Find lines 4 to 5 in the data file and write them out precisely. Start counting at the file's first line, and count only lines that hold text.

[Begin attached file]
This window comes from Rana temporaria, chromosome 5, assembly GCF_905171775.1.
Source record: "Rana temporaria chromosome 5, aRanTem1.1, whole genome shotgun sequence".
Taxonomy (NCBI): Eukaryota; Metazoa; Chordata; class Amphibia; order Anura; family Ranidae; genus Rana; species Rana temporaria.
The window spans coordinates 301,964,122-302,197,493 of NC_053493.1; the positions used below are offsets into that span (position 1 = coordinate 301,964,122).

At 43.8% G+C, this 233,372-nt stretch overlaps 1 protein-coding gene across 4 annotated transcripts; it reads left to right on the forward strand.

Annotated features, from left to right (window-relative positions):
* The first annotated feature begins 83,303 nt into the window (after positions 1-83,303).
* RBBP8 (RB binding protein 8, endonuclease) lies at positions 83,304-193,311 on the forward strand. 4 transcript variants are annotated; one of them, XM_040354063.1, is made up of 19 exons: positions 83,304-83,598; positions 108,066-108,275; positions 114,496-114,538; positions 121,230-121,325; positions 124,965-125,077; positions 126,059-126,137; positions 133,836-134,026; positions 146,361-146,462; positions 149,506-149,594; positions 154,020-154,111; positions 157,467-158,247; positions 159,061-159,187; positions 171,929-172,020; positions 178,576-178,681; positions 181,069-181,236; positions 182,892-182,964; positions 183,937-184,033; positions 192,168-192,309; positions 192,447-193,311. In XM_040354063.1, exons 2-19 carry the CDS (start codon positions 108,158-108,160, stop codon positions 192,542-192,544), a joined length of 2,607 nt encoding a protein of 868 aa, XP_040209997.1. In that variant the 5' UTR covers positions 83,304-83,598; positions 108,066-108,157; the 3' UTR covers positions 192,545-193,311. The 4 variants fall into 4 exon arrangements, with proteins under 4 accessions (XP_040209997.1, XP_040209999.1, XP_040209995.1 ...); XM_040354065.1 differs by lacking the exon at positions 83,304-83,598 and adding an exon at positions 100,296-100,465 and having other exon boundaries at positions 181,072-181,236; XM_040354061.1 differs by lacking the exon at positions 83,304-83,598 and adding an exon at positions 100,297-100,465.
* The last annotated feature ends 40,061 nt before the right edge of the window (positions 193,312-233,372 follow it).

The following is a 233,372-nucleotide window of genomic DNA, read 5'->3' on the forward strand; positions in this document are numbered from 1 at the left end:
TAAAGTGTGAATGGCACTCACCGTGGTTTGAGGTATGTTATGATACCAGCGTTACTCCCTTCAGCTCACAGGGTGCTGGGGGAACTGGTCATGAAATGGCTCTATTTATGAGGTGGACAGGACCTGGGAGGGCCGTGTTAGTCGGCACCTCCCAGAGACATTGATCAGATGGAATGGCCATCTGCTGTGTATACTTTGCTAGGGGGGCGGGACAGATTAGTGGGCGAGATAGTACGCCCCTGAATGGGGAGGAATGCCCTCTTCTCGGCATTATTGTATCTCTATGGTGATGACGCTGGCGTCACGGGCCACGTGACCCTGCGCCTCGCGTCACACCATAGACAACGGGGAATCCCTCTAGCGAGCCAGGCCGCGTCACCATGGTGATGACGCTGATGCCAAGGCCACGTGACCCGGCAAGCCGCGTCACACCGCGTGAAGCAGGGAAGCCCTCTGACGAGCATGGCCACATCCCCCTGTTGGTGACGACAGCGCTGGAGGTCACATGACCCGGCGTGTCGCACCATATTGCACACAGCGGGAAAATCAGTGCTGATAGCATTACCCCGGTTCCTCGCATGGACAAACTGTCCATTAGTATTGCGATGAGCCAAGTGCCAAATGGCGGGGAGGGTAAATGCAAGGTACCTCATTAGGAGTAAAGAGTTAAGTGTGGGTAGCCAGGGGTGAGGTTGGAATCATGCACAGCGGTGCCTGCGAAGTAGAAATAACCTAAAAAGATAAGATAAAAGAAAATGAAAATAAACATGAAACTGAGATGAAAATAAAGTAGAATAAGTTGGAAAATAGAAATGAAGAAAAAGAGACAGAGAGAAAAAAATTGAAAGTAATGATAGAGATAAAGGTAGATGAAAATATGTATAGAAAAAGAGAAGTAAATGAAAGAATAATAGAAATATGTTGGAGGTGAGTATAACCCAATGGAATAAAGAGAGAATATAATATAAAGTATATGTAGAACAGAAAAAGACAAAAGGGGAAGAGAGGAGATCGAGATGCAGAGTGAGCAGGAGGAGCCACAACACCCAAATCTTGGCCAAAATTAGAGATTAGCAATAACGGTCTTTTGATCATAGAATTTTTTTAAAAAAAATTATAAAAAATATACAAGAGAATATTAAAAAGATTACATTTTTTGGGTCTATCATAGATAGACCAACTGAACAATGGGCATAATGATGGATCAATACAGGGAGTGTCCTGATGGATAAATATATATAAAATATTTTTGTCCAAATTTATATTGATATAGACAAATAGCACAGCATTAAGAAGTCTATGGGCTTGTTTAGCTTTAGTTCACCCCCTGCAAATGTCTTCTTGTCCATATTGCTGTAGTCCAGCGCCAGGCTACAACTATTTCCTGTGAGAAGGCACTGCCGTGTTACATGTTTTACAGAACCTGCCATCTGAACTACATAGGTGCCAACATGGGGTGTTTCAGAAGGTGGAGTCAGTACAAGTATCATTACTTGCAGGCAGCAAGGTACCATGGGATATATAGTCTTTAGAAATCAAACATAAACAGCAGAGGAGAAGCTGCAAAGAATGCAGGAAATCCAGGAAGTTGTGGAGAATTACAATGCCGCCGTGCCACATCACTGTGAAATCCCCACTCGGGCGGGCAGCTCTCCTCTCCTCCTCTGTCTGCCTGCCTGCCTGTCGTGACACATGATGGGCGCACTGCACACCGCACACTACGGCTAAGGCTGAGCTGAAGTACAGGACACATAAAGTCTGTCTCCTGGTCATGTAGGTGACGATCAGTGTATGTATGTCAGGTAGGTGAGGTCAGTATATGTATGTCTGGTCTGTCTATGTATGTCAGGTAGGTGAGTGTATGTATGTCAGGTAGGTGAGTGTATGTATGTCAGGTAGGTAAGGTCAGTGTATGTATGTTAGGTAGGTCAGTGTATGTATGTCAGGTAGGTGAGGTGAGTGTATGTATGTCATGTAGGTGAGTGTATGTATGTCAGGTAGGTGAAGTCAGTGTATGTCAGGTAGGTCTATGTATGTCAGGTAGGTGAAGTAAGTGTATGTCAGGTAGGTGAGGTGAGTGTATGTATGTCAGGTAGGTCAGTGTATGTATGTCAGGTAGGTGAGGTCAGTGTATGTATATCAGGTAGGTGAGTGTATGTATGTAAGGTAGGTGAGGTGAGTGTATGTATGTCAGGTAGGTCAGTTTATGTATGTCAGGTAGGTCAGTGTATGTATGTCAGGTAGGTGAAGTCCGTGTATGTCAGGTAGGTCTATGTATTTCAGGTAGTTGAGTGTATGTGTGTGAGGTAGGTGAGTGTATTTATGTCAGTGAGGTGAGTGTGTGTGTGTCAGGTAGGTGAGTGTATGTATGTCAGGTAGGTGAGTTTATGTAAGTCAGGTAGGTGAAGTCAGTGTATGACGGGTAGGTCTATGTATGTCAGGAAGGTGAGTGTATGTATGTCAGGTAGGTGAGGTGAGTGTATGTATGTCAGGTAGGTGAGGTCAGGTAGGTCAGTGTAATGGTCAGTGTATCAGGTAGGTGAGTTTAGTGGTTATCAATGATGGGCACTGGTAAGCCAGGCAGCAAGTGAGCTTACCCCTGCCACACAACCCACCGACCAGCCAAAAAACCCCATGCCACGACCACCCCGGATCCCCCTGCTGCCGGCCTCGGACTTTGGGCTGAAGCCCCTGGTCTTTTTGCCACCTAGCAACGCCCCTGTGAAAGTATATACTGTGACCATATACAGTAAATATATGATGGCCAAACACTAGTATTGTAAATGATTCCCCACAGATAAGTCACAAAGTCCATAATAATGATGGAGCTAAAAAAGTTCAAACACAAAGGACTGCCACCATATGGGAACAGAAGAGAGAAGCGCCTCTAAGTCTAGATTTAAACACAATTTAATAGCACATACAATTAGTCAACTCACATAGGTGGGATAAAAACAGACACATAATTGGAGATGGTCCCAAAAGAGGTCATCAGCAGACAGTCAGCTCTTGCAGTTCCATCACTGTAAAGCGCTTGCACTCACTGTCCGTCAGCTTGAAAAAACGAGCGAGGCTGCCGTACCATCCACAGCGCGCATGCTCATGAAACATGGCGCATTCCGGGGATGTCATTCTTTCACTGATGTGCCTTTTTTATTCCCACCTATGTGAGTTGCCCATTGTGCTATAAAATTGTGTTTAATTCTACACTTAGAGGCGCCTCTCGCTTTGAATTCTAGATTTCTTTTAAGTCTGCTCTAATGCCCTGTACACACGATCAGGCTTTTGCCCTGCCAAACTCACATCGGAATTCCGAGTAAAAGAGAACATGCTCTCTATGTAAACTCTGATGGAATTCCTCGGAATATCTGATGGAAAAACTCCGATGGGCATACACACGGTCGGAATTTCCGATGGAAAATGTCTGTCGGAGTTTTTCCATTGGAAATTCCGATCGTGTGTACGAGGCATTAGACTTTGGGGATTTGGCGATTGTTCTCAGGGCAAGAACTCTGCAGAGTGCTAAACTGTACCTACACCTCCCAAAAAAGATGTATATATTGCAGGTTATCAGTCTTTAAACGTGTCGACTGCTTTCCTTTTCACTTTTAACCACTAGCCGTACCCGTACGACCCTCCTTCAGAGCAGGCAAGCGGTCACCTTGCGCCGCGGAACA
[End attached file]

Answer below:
The window spans coordinates 301,964,122-302,197,493 of NC_053493.1; the positions used below are offsets into that span (position 1 = coordinate 301,964,122).

At 43.8% G+C, this 233,372-nt stretch overlaps 1 protein-coding gene across 4 annotated transcripts; it reads left to right on the forward strand.